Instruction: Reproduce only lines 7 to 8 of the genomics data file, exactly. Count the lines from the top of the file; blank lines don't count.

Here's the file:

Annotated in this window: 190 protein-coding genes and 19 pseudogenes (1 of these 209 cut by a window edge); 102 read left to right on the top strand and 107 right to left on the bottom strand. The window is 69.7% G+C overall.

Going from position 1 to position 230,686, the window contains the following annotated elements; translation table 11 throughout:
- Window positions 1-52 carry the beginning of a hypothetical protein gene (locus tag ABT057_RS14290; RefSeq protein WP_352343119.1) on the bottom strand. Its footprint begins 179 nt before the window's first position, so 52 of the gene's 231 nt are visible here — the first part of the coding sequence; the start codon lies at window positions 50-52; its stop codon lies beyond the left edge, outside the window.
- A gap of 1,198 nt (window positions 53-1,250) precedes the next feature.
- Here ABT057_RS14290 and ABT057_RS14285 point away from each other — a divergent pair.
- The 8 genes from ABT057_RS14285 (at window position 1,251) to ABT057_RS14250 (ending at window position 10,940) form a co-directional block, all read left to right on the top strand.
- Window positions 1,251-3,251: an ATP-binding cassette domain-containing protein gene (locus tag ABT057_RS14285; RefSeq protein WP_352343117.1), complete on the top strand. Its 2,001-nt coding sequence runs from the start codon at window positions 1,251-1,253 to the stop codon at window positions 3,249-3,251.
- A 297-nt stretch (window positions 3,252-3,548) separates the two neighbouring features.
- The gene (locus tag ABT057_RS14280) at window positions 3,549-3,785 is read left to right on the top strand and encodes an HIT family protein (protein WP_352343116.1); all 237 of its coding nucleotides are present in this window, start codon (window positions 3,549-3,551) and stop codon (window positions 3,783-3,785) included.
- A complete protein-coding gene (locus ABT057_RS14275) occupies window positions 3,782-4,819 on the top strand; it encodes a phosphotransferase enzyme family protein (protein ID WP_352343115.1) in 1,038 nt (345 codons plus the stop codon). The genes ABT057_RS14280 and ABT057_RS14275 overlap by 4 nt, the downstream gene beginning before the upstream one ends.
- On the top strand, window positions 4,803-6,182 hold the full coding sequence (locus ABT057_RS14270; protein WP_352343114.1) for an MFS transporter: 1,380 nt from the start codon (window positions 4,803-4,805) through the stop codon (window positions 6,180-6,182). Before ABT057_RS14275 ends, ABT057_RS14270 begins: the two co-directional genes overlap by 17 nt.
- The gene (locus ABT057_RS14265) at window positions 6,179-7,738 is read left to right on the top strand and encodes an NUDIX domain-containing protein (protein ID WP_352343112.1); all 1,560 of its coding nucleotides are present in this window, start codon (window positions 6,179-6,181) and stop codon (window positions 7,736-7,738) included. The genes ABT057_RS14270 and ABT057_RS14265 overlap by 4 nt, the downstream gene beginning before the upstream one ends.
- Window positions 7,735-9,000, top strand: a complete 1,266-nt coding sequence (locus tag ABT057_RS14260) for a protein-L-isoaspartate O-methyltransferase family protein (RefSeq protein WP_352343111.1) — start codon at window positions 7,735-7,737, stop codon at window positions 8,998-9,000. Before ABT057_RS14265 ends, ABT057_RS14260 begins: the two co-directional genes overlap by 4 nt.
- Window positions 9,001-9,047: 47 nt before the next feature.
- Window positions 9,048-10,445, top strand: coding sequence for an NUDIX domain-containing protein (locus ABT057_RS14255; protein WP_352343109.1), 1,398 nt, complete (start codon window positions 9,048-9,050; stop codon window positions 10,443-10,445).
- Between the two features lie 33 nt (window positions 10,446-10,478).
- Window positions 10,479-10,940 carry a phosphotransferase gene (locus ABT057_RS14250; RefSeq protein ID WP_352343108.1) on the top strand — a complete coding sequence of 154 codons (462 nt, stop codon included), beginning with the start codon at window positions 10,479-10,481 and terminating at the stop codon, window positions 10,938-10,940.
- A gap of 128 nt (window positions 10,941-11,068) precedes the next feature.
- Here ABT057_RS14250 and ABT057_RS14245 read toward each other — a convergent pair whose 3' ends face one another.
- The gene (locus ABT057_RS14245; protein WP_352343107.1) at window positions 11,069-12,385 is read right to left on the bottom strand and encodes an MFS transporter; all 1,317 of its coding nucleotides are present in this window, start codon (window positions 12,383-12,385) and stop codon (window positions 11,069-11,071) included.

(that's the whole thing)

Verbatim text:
- Window positions 1,251-3,251: an ATP-binding cassette domain-containing protein gene (locus tag ABT057_RS14285; RefSeq protein WP_352343117.1), complete on the top strand. Its 2,001-nt coding sequence runs from the start codon at window positions 1,251-1,253 to the stop codon at window positions 3,249-3,251.
- A 297-nt stretch (window positions 3,252-3,548) separates the two neighbouring features.